Australia’s major supermarkets could be subject to a new investigation amid accusations of profiting from the cost of living crisis.
On Dec. 3, the Australian Green Party announced that they would launch a senate inquiry into the alleged price-gouging practice of major supermarkets.
If the Greens are able to secure enough support for the inquiry, the party will scrutinise the impact of market concentration on food prices as well as how two major supermarket chains, Coles and Woolworths, implement their pricing strategies.
Specifically, it will assess the price growth of essential items, the validity of discounts offered by supermarkets, as well as the changes in their profits during economic hardship.
Greens Senator Nick McKim alleged that Coles and Woolworths, which commanded around 65 percent of Australia’s grocery market in the 2021-2022 financial year, were making billions in profits by price gouging in a living cost crisis.
“For too long, the big supermarkets have had too much market power. This allows them to dictate prices and terms that are hitting people hard.”
The Greens senator also believed that it was time to “smash” the Coles-Woolworths duopoly.
“This inquiry is a critical step toward dismantling the market concentration that’s led to unfair pricing and stifled competition,” he said.
“It is about ensuring that Australians can afford to eat without being exploited, and that suppliers are treated fairly.”
Supermarkets’ ResponseIn response to the Greens’ accusation of price gouging, Coles stated that its inflation rate had recently been moderating.
“Total supermarkets price inflation declined to 3.1 percent for the 1Q24 (5.8 percent in 4Q23),” a Coles spokesperson told The Epoch Times.
The above figure is lower than the current headline inflation rate of 5.4 percent.
The supermarket also said it was under pressure from rising operating costs and suppliers’ requests.
“Coles is also not immune to the increased cost of doing business–construction costs, energy prices, the cost of logistics, and packaging have all risen,” the spokesperson said.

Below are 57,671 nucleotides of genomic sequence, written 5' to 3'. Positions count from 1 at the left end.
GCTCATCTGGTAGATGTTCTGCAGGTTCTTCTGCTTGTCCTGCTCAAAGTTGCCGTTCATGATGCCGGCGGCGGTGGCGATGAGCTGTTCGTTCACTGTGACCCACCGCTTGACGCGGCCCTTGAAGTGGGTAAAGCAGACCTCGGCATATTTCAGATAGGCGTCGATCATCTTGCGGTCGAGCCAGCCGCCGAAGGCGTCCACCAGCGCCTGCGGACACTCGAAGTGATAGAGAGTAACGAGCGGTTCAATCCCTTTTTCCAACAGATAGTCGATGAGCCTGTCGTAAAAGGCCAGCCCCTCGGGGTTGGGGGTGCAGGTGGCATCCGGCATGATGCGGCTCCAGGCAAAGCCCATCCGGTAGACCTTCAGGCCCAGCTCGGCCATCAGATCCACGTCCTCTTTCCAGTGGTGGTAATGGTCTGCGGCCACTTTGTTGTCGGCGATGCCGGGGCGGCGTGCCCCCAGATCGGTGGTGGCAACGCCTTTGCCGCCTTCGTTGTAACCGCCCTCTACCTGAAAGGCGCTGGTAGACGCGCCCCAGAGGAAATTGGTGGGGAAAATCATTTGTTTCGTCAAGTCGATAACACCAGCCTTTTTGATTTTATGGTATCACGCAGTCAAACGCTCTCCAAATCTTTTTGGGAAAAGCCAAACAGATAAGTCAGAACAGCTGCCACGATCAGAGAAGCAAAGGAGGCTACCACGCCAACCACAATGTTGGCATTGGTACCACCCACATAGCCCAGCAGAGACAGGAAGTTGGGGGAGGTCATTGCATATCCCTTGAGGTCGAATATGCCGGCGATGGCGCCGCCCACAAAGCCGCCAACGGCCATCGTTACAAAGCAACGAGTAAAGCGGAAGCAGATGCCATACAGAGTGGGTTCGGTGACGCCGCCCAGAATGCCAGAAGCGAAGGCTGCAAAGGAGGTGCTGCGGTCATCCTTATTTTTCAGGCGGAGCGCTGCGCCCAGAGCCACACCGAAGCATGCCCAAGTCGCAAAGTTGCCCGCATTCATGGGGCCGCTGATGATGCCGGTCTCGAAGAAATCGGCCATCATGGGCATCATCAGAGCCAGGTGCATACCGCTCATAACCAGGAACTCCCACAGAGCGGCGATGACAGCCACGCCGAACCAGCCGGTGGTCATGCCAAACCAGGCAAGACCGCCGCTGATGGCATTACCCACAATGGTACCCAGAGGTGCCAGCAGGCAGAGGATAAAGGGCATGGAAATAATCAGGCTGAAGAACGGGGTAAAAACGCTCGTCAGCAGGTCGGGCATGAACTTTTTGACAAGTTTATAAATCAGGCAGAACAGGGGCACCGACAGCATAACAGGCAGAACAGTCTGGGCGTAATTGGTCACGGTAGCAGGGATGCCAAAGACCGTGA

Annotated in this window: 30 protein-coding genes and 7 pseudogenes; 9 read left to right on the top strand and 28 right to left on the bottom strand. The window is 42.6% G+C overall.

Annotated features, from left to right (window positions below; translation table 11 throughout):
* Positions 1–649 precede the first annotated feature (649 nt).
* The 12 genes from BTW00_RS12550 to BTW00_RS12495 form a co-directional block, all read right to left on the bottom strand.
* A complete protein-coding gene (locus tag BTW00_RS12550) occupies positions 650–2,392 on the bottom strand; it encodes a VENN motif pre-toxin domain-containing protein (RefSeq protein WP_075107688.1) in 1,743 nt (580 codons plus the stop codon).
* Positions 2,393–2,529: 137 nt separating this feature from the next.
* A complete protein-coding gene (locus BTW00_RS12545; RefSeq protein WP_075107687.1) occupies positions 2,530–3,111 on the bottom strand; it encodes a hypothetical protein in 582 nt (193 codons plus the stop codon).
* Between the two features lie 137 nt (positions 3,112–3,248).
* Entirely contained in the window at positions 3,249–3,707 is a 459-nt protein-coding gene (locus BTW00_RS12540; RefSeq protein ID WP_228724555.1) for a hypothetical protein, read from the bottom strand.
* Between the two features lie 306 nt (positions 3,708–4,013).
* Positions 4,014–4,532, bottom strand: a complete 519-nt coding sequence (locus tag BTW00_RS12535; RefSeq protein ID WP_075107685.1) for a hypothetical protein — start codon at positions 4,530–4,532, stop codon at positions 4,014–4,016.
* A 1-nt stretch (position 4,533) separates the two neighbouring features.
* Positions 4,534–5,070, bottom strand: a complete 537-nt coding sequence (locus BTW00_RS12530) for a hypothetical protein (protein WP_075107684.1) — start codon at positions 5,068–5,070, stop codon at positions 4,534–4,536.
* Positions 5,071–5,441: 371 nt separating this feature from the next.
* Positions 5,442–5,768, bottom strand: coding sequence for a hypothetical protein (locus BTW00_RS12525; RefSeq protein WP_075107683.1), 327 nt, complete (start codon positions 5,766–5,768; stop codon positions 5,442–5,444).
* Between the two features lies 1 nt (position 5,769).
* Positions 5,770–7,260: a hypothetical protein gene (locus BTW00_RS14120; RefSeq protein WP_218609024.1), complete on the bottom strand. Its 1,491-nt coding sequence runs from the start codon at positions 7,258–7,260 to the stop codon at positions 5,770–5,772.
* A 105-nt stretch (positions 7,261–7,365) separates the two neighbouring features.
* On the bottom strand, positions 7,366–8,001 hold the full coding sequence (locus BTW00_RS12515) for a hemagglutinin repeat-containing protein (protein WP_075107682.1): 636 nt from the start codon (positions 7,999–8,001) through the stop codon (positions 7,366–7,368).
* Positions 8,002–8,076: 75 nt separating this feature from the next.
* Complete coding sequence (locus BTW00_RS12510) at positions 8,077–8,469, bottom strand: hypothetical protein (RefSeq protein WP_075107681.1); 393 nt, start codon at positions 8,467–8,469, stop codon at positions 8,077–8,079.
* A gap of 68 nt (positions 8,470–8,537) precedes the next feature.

“Our suppliers are also challenged with many of the same increases and, rightly so, we have experienced a greater volume of supplier price increase requests, which we have to balance.”
At the same time, Coles believed that being profitable would allow the supermarket chain to serve Australians better and support its large number of employees and shareholders.
“It also puts us in a position to invest in value like Great Value Hands Down, thousands of weekly specials, our Flybuys program for our customers to save, and have confidence they can buy good food in our supermarkets,” the spokesperson said.
Meanwhile, a Woolworths spokesperson told The Epoch Times that the supermarket giant was aware of the impact of high living costs on Australians and was working to deliver relief to consumers.
“As we start to see the rate of inflation ease, we will continue to focus on delivering savings to our customers,” the spokesperson said.
“We are committed to offering our customers value while working with our suppliers to sensitively manage economy-wide inflationary pressures.”
Nationals Say Parliamentary Inquiry Not HelpfulWhile the Greens are pushing for a senate inquiry, Nationals Leader David Littleproud has said such a probe will take too long and not solve the current cost of living crisis.
“The cost-of-living crisis is now, not next year and the supermarkets have form on this, having gouged consumers during COVID,” he said.
The leader also believes the appropriate course of action is to have the consumer watchdog investigate whether supermarkets have engaged in price gouging.
“An Australian Competition and Consumer Commission inquiry could have started the investigation before Christmas, and actions ... can be undertaken immediately, without having to wait for the completion of the [parliamentary] inquiry,” Mr. Littleproud said.